Many young people experience mental health challenges. In fact, one out of four youth reported having a mental health condition in the past year. The coronavirus pandemic has exacerbated these issues, especially among marginalized youth.
The gravest public health threats to teenagers have shifted from binge drinking, teenage pregnancy and smoking to rising emergency room visits for anxiety and mood disorders and suicide.
It’s not a disorder
Adolescents are at high risk for mental health problems due to their unique experiences, including stressors related to family, friends and school life. Adolescents may also be more susceptible to peer pressure, gender norms and media influences as they explore identity and social relationships. These factors, coupled with biological changes like hormone shifts, can impact a teen’s mood and performance.
Many adolescents describe overlapping symptoms of MH problems; for example, about two-thirds of youth who reported a history of physical or verbal aggression also reported anxiety or depression. These youth are at particular risk of poor long-term outcomes, and may not access the services they need, due to stigma or discrimination.
Pediatricians are uniquely positioned to help address this crisis, with the ability to build trusting, long-term relationships with youth and their families. They also have the opportunity to educate youth about mental health, as well as de-stigmatize the need for care. They can support their patients’ mental health and resilience by encouraging them to talk about how they are feeling with a trusted adult, and provide them with resources.
It’s not a choice
Poor mental health in adolescence can have a wide range of consequences for a young person, including their ability to learn and develop socially and emotionally. It can affect relationships, their ability to make healthy decisions and even lead to thoughts of suicide. These feelings can be particularly troubling for adolescent girls, LGBTQ+ youth, and students across all racial and ethnic groups.
Providing youth mental health services is essential to ensuring that adolescents have the best chance of living healthy, fulfilling lives. These include promotion and prevention interventions that strengthen adolescent’s capacity to regulate emotions, enhance alternatives to risk-taking behaviours and promote supportive relationships. Research supports healthcare systems that integrate mental, primary and social care to support youth.
Many youth have their mental health needs identified for the first time outside of school, often after a mental health crisis has occurred. Typically, these crises are associated with a combination of warning signs, including emotional and behavioral distress, drug use and delinquent behavior.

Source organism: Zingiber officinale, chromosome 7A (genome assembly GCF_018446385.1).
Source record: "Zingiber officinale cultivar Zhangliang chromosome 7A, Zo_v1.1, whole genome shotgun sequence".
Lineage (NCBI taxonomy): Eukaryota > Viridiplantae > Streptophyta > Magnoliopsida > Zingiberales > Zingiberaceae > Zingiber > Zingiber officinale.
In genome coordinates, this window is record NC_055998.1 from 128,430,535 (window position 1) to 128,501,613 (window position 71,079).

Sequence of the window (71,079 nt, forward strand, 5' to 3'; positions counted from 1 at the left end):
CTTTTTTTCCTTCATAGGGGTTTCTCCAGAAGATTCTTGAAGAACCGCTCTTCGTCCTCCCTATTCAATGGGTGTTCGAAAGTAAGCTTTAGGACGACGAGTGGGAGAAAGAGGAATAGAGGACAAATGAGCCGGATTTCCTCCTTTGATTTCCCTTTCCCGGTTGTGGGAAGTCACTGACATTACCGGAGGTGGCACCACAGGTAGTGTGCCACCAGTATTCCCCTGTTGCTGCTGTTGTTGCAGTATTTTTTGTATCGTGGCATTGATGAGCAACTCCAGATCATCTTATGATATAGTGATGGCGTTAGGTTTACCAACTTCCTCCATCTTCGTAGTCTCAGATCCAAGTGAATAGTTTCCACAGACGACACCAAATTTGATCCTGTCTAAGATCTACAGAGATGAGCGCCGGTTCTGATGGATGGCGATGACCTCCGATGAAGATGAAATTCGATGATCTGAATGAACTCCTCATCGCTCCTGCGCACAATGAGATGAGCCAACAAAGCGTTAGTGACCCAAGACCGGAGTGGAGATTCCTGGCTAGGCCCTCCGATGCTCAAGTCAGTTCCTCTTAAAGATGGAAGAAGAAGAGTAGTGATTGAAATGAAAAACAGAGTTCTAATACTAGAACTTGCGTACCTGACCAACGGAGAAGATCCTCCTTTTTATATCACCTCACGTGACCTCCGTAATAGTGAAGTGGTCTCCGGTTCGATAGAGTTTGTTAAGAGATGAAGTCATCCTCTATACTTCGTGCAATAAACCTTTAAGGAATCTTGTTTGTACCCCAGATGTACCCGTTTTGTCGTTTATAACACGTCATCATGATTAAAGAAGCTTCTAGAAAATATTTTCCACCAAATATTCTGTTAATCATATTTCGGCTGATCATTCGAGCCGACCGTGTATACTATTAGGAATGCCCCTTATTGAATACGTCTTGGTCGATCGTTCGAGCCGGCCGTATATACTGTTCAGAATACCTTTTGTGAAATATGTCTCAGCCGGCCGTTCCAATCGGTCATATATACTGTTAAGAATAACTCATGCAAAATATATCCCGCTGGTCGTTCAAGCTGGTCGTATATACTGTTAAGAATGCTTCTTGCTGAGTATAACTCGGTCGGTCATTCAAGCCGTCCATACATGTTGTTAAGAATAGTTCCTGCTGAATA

It’s not a weakness
Adolescence is a crucial time for mental health, and young people who are experiencing mental health difficulties are at a high risk of developing other serious health and social problems. This is especially true for those from marginalised groups such as girls, LGBTQ+ youth and those who have experienced racism.
This is why it’s important to talk openly about mental health and encourage all youth to seek help when they are struggling. A number of initiatives have been developed to improve access to mental health services for children and young people by reducing perceived stigma, improving knowledge about support and help-seeking, and providing more opportunities for young people to talk with professionals.
It’s also important to recognise when a youth is struggling and to listen, not judge, even when they behave badly. If you’re worried about a youth, watch out for changes in their behaviour like a lack of interest in friends or family, trouble sleeping or an increase in arguments and aggression.
It’s not a sign of weakness
Mental health promotion and prevention interventions help youth develop the skills needed to regulate emotions, enhance alternatives to risk-taking behaviours, build resilience to managing difficult situations and adversity and foster supportive social environments. These interventions need to be delivered through varied platforms – for example, digital media, healthcare settings and schools – and tailored to the needs of adolescents.
Youth who have been able to access services and supports reported positive experiences of their interactions with these professionals. They emphasized the importance of having a long-term relationship with their service providers, and of receiving support that is relevant to their specific contexts (e.g., dealing with the pressures of daily life in urban areas).
The Covid-19 pandemic has put a spotlight on the need to increase availability and improve the quality of mental health care for young people. Psychologists are a key part of this effort, studying the biological, social and structural contributions to the crisis and developing and disseminating solutions.